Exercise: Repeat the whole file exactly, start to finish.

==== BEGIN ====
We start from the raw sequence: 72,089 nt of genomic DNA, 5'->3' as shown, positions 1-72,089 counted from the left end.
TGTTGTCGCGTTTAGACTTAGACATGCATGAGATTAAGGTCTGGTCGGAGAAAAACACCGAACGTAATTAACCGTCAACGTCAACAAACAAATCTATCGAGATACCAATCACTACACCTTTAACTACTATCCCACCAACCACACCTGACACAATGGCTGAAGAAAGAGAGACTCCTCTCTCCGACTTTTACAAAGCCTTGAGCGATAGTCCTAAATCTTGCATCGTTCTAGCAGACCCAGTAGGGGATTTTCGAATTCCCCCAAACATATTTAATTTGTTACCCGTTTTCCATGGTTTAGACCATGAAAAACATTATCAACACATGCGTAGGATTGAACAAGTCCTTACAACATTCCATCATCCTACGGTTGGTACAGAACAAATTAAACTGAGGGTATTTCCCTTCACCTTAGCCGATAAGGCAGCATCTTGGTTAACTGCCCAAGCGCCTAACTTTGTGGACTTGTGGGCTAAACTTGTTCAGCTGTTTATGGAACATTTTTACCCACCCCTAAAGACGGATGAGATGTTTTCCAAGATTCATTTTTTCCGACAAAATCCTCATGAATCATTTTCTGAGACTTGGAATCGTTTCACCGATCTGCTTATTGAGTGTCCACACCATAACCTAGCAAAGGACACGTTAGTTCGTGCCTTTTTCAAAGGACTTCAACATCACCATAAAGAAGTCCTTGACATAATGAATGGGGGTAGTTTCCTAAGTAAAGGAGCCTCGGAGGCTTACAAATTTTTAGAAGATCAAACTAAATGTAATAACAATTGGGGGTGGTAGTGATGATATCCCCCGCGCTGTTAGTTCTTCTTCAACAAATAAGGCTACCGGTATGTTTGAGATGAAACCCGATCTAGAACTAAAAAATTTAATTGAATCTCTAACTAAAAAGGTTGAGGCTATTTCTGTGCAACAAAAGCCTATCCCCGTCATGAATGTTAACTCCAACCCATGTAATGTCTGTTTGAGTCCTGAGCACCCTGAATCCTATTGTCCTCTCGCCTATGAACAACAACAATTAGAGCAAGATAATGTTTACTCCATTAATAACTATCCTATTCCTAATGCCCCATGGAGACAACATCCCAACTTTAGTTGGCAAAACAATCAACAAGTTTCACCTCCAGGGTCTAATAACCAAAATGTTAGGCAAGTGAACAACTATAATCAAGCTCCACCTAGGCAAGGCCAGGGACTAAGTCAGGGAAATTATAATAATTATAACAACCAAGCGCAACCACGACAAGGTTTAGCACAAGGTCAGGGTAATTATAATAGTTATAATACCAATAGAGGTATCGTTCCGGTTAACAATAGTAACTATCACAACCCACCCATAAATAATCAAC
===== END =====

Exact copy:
We start from the raw sequence: 72,089 nt of genomic DNA, 5'->3' as shown, positions 1-72,089 counted from the left end.
TGTTGTCGCGTTTAGACTTAGACATGCATGAGATTAAGGTCTGGTCGGAGAAAAACACCGAACGTAATTAACCGTCAACGTCAACAAACAAATCTATCGAGATACCAATCACTACACCTTTAACTACTATCCCACCAACCACACCTGACACAATGGCTGAAGAAAGAGAGACTCCTCTCTCCGACTTTTACAAAGCCTTGAGCGATAGTCCTAAATCTTGCATCGTTCTAGCAGACCCAGTAGGGGATTTTCGAATTCCCCCAAACATATTTAATTTGTTACCCGTTTTCCATGGTTTAGACCATGAAAAACATTATCAACACATGCGTAGGATTGAACAAGTCCTTACAACATTCCATCATCCTACGGTTGGTACAGAACAAATTAAACTGAGGGTATTTCCCTTCACCTTAGCCGATAAGGCAGCATCTTGGTTAACTGCCCAAGCGCCTAACTTTGTGGACTTGTGGGCTAAACTTGTTCAGCTGTTTATGGAACATTTTTACCCACCCCTAAAGACGGATGAGATGTTTTCCAAGATTCATTTTTTCCGACAAAATCCTCATGAATCATTTTCTGAGACTTGGAATCGTTTCACCGATCTGCTTATTGAGTGTCCACACCATAACCTAGCAAAGGACACGTTAGTTCGTGCCTTTTTCAAAGGACTTCAACATCACCATAAAGAAGTCCTTGACATAATGAATGGGGGTAGTTTCCTAAGTAAAGGAGCCTCGGAGGCTTACAAATTTTTAGAAGATCAAACTAAATGTAATAACAATTGGGGGTGGTAGTGATGATATCCCCCGCGCTGTTAGTTCTTCTTCAACAAATAAGGCTACCGGTATGTTTGAGATGAAACCCGATCTAGAACTAAAAAATTTAATTGAATCTCTAACTAAAAAGGTTGAGGCTATTTCTGTGCAACAAAAGCCTATCCCCGTCATGAATGTTAACTCCAACCCATGTAATGTCTGTTTGAGTCCTGAGCACCCTGAATCCTATTGTCCTCTCGCCTATGAACAACAACAATTAGAGCAAGATAATGTTTACTCCATTAATAACTATCCTATTCCTAATGCCCCATGGAGACAACATCCCAACTTTAGTTGGCAAAACAATCAACAAGTTTCACCTCCAGGGTCTAATAACCAAAATGTTAGGCAAGTGAACAACTATAATCAAGCTCCACCTAGGCAAGGCCAGGGACTAAGTCAGGGAAATTATAATAATTATAACAACCAAGCGCAACCACGACAAGGTTTAGCACAAGGTCAGGGTAATTATAATAGTTATAATACCAATAGAGGTATCGTTCCGGTTAACAATAGTAACTATCACAACCCACCCATAAATAATCAAC